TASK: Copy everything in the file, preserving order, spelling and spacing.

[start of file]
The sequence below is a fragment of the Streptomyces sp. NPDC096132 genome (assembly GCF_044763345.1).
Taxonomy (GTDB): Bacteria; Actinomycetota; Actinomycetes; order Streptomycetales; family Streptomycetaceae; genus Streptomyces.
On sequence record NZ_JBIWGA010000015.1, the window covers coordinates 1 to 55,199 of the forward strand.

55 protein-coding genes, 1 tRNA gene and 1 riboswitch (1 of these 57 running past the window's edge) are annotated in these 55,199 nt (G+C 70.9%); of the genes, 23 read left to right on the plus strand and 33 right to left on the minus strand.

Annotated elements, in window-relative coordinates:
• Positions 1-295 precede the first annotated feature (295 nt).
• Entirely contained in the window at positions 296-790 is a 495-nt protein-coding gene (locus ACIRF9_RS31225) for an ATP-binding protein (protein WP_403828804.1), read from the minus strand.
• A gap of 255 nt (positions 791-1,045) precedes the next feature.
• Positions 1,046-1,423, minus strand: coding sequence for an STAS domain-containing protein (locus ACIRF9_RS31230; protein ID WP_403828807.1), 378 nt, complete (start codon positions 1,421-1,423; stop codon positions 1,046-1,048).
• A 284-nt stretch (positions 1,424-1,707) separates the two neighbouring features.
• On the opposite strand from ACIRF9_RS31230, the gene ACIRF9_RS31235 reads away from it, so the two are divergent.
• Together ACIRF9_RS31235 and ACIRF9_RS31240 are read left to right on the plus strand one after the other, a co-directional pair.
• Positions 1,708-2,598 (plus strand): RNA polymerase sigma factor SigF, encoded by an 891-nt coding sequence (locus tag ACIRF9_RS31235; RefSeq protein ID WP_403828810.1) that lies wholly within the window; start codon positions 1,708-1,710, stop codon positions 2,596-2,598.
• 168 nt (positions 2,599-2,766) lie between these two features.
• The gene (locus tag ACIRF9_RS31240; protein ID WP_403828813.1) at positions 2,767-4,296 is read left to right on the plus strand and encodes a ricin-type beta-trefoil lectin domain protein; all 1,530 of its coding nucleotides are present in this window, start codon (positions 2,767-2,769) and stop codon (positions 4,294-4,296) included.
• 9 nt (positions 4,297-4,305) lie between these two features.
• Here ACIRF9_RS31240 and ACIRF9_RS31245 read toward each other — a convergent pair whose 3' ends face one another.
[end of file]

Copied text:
The sequence below is a fragment of the Streptomyces sp. NPDC096132 genome (assembly GCF_044763345.1).
Taxonomy (GTDB): Bacteria; Actinomycetota; Actinomycetes; order Streptomycetales; family Streptomycetaceae; genus Streptomyces.
On sequence record NZ_JBIWGA010000015.1, the window covers coordinates 1 to 55,199 of the forward strand.

55 protein-coding genes, 1 tRNA gene and 1 riboswitch (1 of these 57 running past the window's edge) are annotated in these 55,199 nt (G+C 70.9%); of the genes, 23 read left to right on the plus strand and 33 right to left on the minus strand.

Annotated elements, in window-relative coordinates:
• Positions 1-295 precede the first annotated feature (295 nt).
• Entirely contained in the window at positions 296-790 is a 495-nt protein-coding gene (locus ACIRF9_RS31225) for an ATP-binding protein (protein WP_403828804.1), read from the minus strand.
• A gap of 255 nt (positions 791-1,045) precedes the next feature.
• Positions 1,046-1,423, minus strand: coding sequence for an STAS domain-containing protein (locus ACIRF9_RS31230; protein ID WP_403828807.1), 378 nt, complete (start codon positions 1,421-1,423; stop codon positions 1,046-1,048).
• A 284-nt stretch (positions 1,424-1,707) separates the two neighbouring features.
• On the opposite strand from ACIRF9_RS31230, the gene ACIRF9_RS31235 reads away from it, so the two are divergent.
• Together ACIRF9_RS31235 and ACIRF9_RS31240 are read left to right on the plus strand one after the other, a co-directional pair.
• Positions 1,708-2,598 (plus strand): RNA polymerase sigma factor SigF, encoded by an 891-nt coding sequence (locus tag ACIRF9_RS31235; RefSeq protein ID WP_403828810.1) that lies wholly within the window; start codon positions 1,708-1,710, stop codon positions 2,596-2,598.
• 168 nt (positions 2,599-2,766) lie between these two features.
• The gene (locus tag ACIRF9_RS31240; protein ID WP_403828813.1) at positions 2,767-4,296 is read left to right on the plus strand and encodes a ricin-type beta-trefoil lectin domain protein; all 1,530 of its coding nucleotides are present in this window, start codon (positions 2,767-2,769) and stop codon (positions 4,294-4,296) included.
• 9 nt (positions 4,297-4,305) lie between these two features.
• Here ACIRF9_RS31240 and ACIRF9_RS31245 read toward each other — a convergent pair whose 3' ends face one another.